The radar on the MADIS Mk2 is the RPS-42 produced by RADA Electronic Industries Ltd. What makes the radar so unique is that it is able to detect the extremely small radar cross-sections of commercial, off-the-shelf drones that have been proliferated on the modern battlefield by nonstate actors for lethal and nonlethal purposes. The RPS-42 is able to identify and detect targets flying at an altitude of 30 to 30,000 ft within a 30km radius.[vi]
The electronic warfare system is the Modi II, the same as the Mk 1 variant.
The direct-fire weapon on the MADIS Mk2 is an M134 Minigun, a 7.62x51mm NATO six-barrel rotary machine gun with a high, sustained rate of fire (2,000 to 6,000 rounds per minute).[vii]
The Mk 2 as part of its C2 capability will possess a Beyond Line of Sight (BLOS) gateway/server capability.[viii] This will allow the pair to engage targets being spotted by other ground-based radar in the same network.
In the FY20 budget over $150 million was allocated for low-rate initial production of 26 vehicles, with another 192 delivered by Q3 FY21.[ix] Initial Operational Capacity (IOC) is planned for 2021 with a fully outfitted platoon in each LAAD battalion and an associated training package. Full Operational Capability (FOC) is planned for 2025 with the delivery of the full Approved Acquisition Objective (AAO) along with spares, and defined training support materials.[x]
The Marine Corps also wants to be able to have MADIS intercept medium-range cruise missiles. In FY21, the service plans to begin acquiring missile launchers, intercept missiles, and a Command and Control (C2) system as part of an initial Medium-Range Intercept Capability.[xi] As part of the DoD’s Joint All Domain Command and Control (JADC2) effort, the Corps will ensure the C2 system will be compatible and integrated with CAC2S and Ground/Air Task Oriented Radar (G/ATOR) and be able to operate on joint integrated air defense networks.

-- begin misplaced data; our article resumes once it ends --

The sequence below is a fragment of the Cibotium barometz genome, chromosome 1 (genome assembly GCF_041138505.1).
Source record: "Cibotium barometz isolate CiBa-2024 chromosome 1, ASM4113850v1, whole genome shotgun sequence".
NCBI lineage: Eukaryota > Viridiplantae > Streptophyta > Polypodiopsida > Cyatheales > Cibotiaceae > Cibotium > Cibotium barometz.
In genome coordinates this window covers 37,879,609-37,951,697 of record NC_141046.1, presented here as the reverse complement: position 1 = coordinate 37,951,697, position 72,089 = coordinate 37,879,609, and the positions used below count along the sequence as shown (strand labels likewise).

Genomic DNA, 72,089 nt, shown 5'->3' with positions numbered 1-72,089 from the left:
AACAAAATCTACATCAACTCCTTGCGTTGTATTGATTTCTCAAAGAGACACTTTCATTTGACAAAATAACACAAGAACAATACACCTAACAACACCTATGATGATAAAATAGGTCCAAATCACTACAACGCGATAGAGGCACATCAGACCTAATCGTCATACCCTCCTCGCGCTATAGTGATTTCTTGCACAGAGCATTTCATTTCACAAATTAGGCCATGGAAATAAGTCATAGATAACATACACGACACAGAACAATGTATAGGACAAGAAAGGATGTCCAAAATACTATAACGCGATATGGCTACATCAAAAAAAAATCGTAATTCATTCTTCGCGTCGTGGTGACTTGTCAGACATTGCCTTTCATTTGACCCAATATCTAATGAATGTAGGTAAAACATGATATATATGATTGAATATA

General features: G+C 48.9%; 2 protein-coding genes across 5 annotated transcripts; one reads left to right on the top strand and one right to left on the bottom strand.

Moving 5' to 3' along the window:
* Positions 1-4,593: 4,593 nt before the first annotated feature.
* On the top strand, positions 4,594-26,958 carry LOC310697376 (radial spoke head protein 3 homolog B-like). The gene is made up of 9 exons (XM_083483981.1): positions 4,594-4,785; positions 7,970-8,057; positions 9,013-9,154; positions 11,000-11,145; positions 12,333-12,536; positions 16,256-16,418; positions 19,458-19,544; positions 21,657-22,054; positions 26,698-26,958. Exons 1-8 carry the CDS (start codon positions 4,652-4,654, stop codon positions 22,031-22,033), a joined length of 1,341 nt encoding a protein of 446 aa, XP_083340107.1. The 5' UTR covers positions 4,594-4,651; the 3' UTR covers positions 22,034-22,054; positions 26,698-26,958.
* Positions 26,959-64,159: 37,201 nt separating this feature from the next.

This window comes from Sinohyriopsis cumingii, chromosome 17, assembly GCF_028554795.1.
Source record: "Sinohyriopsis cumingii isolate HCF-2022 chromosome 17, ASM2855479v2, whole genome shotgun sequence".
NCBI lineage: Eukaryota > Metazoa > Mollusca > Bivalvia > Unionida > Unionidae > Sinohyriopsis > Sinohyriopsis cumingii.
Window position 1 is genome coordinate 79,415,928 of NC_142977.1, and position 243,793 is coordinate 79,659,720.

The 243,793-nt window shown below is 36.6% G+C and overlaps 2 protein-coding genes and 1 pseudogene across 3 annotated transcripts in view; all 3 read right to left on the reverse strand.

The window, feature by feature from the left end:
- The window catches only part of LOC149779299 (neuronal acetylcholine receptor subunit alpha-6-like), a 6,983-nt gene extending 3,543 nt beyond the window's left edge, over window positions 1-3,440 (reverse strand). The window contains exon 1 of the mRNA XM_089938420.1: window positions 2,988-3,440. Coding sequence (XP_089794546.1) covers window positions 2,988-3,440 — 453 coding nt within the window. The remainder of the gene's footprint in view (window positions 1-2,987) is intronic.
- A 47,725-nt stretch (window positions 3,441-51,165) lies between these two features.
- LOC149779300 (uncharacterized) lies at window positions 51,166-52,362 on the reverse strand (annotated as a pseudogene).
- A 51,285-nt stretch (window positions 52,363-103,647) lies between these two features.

The Marine Corps desperately needs mobile short-range air defense in its formations as it prepares for near-peer competition. The battlefield of now, and the future, is one in which American air supremacy is not guaranteed; in hybrid environments, insurgents and paramilitaries have made use of small drones to provide threats from above.
Force Design 2030, the Marine Corps plan for the future force, lays out a plan for distributed forward forces inside the Chinese weapons engagement zone (WEZ) aboard bases in the first island chain. The current Advanced Man-Portable Air Defense (A-MANPADS) systems alone cannot provide the proper defense for the infantry and artillery marines on these islands. With MADIS, the Marine Corps will be able to provide a more layered and integrated air defense umbrella that can detect, track, identify, and defeat aerial threats in order to protect the long-range precision fires dispersed throughout the Pacific. The Marine Corps must be able to defend itself and partners from these threats.